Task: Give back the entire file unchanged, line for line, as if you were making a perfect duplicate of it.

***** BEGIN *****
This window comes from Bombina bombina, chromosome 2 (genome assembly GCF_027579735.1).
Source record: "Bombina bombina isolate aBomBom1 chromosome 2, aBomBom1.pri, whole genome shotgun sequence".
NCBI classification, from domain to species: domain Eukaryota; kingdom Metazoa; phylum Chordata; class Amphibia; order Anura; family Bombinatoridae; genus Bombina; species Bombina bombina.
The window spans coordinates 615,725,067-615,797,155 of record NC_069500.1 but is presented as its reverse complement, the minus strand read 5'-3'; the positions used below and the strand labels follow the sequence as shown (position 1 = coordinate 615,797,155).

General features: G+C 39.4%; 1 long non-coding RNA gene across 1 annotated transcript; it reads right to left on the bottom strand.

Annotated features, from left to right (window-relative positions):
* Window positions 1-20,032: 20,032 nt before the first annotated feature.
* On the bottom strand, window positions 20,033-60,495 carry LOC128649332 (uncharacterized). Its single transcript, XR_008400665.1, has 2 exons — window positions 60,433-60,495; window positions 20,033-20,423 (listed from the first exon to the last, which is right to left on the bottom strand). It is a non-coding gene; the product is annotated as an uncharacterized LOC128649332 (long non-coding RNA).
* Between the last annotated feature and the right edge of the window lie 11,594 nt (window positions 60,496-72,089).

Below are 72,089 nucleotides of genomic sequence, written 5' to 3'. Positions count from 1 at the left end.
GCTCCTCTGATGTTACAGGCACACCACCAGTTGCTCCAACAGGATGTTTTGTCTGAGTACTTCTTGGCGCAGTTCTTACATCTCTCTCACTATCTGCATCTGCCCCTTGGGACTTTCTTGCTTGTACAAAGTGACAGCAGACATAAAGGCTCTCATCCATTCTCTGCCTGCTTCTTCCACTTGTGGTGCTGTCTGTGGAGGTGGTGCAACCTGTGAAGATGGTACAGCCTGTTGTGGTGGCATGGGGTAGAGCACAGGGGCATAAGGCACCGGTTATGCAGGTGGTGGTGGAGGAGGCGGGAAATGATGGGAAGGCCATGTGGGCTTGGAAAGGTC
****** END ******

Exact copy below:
This window comes from Bombina bombina, chromosome 2 (genome assembly GCF_027579735.1).
Source record: "Bombina bombina isolate aBomBom1 chromosome 2, aBomBom1.pri, whole genome shotgun sequence".
NCBI classification, from domain to species: domain Eukaryota; kingdom Metazoa; phylum Chordata; class Amphibia; order Anura; family Bombinatoridae; genus Bombina; species Bombina bombina.
The window spans coordinates 615,725,067-615,797,155 of record NC_069500.1 but is presented as its reverse complement, the minus strand read 5'-3'; the positions used below and the strand labels follow the sequence as shown (position 1 = coordinate 615,797,155).

General features: G+C 39.4%; 1 long non-coding RNA gene across 1 annotated transcript; it reads right to left on the bottom strand.

Annotated features, from left to right (window-relative positions):
* Window positions 1-20,032: 20,032 nt before the first annotated feature.
* On the bottom strand, window positions 20,033-60,495 carry LOC128649332 (uncharacterized). Its single transcript, XR_008400665.1, has 2 exons — window positions 60,433-60,495; window positions 20,033-20,423 (listed from the first exon to the last, which is right to left on the bottom strand). It is a non-coding gene; the product is annotated as an uncharacterized LOC128649332 (long non-coding RNA).
* Between the last annotated feature and the right edge of the window lie 11,594 nt (window positions 60,496-72,089).

Below are 72,089 nucleotides of genomic sequence, written 5' to 3'. Positions count from 1 at the left end.
GCTCCTCTGATGTTACAGGCACACCACCAGTTGCTCCAACAGGATGTTTTGTCTGAGTACTTCTTGGCGCAGTTCTTACATCTCTCTCACTATCTGCATCTGCCCCTTGGGACTTTCTTGCTTGTACAAAGTGACAGCAGACATAAAGGCTCTCATCCATTCTCTGCCTGCTTCTTCCACTTGTGGTGCTGTCTGTGGAGGTGGTGCAACCTGTGAAGATGGTACAGCCTGTTGTGGTGGCATGGGGTAGAGCACAGGGGCATAAGGCACCGGTTATGCAGGTGGTGGTGGAGGAGGCGGGAAATGATGGGAAGGCCATGTGGGCTTGGAAAGGTC